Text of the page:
Sunday, April 5, 2009




Thanks for visiting the 'Rollie Free book' blog! We now have a full-featured web site dedicated to the book and related matters. Why don't you check it out by clicking this link here?

We appreciate your interest and support of motorcycling and racing lore!

---Jerry Hatfield


Saturday, March 29, 2008

Jay Leno Loves "Flat Out! The Rollie Free Story." See Jay's Video Book Review!

To see Jay and author Jerry Hatfield talk about Flat Out! The Rollie Free Story, click on the following link.

Jay says: "It's a great book.... I can't recommend this book highly enough!"

Thursday, November 29, 2007

The Ad That Got To Rollie Free

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Following their Daytona Beach records in March 1937, Harley-Davidson ran this ad in the April Motorcyclist. The hype about the 45 cubic inch (750 cc) record irritated Rollie Free, who had for years promised 90, 100, or over a 100 mph to his Indian riders of both 750 cc and 1200 cc models. Free's fee depended on the speed wanted. At the time of the Harley 750 cc record, Free had faster Indian 750 cc bikes roaming the streets and byways of Indianapolis. One of his customer's had a 1200 cc Chief that would turn an indicated 112 mph. Free decided to go to Daytona Beach, and put his Indians to the test.

Wednesday, November 28, 2007

Previously Unpublished Picture #8

I would've used this classic Rollie flat-out pose, if the picture had been available in time. This photo was taken in Free's service station, along with the "phony" handshake shown on page 109.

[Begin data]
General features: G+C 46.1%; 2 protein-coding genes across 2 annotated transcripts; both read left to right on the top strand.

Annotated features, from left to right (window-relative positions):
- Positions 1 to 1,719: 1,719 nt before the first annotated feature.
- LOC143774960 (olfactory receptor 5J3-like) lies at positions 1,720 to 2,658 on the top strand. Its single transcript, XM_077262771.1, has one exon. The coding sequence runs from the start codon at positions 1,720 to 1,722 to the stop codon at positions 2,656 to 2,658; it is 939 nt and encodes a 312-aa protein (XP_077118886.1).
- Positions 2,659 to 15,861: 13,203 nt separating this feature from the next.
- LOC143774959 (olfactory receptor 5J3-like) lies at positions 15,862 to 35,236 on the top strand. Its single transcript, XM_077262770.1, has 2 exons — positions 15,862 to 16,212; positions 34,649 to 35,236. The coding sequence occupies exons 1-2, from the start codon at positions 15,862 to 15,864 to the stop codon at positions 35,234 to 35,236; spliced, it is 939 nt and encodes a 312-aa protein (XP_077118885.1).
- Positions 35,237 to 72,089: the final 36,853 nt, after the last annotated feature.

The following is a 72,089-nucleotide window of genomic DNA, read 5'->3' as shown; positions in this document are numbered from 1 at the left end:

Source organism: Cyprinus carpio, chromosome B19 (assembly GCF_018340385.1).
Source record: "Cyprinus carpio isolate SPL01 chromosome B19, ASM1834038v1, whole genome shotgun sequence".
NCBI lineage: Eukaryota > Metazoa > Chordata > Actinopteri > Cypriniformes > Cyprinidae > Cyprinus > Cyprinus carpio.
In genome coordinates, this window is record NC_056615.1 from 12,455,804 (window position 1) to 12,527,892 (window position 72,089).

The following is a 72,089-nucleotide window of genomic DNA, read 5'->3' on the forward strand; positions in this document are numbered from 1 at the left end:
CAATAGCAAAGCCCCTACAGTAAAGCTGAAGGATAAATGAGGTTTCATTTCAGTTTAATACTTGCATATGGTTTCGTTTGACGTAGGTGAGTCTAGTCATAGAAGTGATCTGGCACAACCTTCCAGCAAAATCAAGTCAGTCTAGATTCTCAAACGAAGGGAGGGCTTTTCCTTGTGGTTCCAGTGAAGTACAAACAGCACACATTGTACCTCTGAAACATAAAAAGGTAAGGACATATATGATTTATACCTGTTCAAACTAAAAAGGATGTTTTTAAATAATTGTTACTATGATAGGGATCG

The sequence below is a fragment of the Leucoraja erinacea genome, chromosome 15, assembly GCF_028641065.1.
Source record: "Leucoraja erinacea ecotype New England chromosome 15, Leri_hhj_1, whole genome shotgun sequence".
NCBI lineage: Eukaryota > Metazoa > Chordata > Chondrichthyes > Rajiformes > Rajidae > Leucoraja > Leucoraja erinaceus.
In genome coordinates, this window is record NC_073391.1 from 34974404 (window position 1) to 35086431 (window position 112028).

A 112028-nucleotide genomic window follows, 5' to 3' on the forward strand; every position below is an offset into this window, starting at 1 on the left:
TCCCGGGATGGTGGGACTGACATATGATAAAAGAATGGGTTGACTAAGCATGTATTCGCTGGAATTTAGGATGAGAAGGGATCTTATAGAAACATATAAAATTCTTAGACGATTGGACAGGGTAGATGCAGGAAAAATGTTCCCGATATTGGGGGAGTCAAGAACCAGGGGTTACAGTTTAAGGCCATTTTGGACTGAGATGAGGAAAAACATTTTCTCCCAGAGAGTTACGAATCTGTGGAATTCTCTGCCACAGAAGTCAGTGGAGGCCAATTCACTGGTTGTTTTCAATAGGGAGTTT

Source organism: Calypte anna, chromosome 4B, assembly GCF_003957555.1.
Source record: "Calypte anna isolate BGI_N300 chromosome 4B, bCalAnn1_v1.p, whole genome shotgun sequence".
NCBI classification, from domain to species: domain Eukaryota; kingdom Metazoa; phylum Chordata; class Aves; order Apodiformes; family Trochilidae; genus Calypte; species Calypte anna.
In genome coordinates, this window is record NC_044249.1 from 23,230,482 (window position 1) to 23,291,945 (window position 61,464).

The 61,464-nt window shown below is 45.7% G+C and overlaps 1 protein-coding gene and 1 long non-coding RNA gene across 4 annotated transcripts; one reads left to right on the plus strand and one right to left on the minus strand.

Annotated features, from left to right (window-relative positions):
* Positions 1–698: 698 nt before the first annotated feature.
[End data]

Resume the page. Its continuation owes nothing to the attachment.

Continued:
Rollie Free Scrapbook (Roland Held, preserver)

Tuesday, November 27, 2007

Previously Unpublished Picture #7

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September 13, 1948. During previous runs, Rollie Free's leathers have torn. The gray area on his left leg is a series of tape strips used to patch the damage.
Rollie Free Scrapbook (Roland Held, preserver)

Monday, November 26, 2007

Rollie Free's Business Cards

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I had only one visit with Rollie Free, on Sunday, September 14, 1980. We met for about three hours at the Free's apartment in Hollywood. Near the end of the visit, Rollie showed me some business cards, commenting, "A fella from Massachusetts made me these business cards." I said, "Can I have one?" Rollie answered, "You can have as many as you want." I picked up six cards, then asked Rollie if he would autograph one to me, which is the card you see here. I then asked him to sign his name on the back of another card. Rollie died four weeks later. I kept that second signed card, waiting to find the right recipient, until September 21, 2000 -- 20 years and one week. At Bonneville, with the famous "Bathing Suit Bike" on its first return visit, I presented the second card to the motorcycle's owner, Herb Harris.

Sunday, November 25, 2007

Previously Unpublished Picture #6

This is a September 1948 shot. Rationale: The long shadow and the orientation of the mountain range are the same as in the 1948 Life magazine picture that forms the book's title page. However, this from-the-ground shot lacks the drama of the title page shot made from the officials tower. Rollie Free Scrapbook (Roland Held, preserver)